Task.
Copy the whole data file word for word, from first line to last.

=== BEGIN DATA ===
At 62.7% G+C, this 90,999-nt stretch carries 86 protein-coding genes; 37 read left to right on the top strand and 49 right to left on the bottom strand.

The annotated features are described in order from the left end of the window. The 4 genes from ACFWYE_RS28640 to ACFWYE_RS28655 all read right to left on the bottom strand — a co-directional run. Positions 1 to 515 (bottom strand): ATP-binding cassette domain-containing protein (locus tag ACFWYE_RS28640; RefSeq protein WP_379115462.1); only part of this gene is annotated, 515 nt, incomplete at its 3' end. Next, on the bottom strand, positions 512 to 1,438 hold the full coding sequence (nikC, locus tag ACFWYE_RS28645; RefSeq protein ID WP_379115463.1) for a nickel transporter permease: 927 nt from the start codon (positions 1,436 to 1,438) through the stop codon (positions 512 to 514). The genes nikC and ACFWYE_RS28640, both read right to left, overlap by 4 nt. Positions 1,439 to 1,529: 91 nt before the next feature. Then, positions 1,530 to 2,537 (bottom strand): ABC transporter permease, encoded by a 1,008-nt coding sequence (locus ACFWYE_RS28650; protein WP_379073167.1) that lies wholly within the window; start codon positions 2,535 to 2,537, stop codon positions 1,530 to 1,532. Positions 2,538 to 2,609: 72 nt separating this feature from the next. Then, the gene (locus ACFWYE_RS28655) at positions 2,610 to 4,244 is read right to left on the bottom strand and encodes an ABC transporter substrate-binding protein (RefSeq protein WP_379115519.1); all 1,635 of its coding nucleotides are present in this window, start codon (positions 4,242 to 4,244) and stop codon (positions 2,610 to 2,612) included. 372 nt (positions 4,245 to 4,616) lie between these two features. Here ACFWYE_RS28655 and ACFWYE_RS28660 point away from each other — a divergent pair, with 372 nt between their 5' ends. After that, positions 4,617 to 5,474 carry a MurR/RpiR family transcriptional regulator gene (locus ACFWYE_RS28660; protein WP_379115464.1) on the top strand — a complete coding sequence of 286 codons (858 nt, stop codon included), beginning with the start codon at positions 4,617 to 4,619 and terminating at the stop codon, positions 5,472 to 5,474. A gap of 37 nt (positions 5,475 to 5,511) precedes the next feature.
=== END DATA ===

At 62.7% G+C, this 90,999-nt stretch carries 86 protein-coding genes; 37 read left to right on the top strand and 49 right to left on the bottom strand.

The annotated features are described in order from the left end of the window. The 4 genes from ACFWYE_RS28640 to ACFWYE_RS28655 all read right to left on the bottom strand — a co-directional run. Positions 1 to 515 (bottom strand): ATP-binding cassette domain-containing protein (locus tag ACFWYE_RS28640; RefSeq protein WP_379115462.1); only part of this gene is annotated, 515 nt, incomplete at its 3' end. Next, on the bottom strand, positions 512 to 1,438 hold the full coding sequence (nikC, locus tag ACFWYE_RS28645; RefSeq protein ID WP_379115463.1) for a nickel transporter permease: 927 nt from the start codon (positions 1,436 to 1,438) through the stop codon (positions 512 to 514). The genes nikC and ACFWYE_RS28640, both read right to left, overlap by 4 nt. Positions 1,439 to 1,529: 91 nt before the next feature. Then, positions 1,530 to 2,537 (bottom strand): ABC transporter permease, encoded by a 1,008-nt coding sequence (locus ACFWYE_RS28650; protein WP_379073167.1) that lies wholly within the window; start codon positions 2,535 to 2,537, stop codon positions 1,530 to 1,532. Positions 2,538 to 2,609: 72 nt separating this feature from the next. Then, the gene (locus ACFWYE_RS28655) at positions 2,610 to 4,244 is read right to left on the bottom strand and encodes an ABC transporter substrate-binding protein (RefSeq protein WP_379115519.1); all 1,635 of its coding nucleotides are present in this window, start codon (positions 4,242 to 4,244) and stop codon (positions 2,610 to 2,612) included. 372 nt (positions 4,245 to 4,616) lie between these two features. Here ACFWYE_RS28655 and ACFWYE_RS28660 point away from each other — a divergent pair, with 372 nt between their 5' ends. After that, positions 4,617 to 5,474 carry a MurR/RpiR family transcriptional regulator gene (locus ACFWYE_RS28660; protein WP_379115464.1) on the top strand — a complete coding sequence of 286 codons (858 nt, stop codon included), beginning with the start codon at positions 4,617 to 4,619 and terminating at the stop codon, positions 5,472 to 5,474. A gap of 37 nt (positions 5,475 to 5,511) precedes the next feature.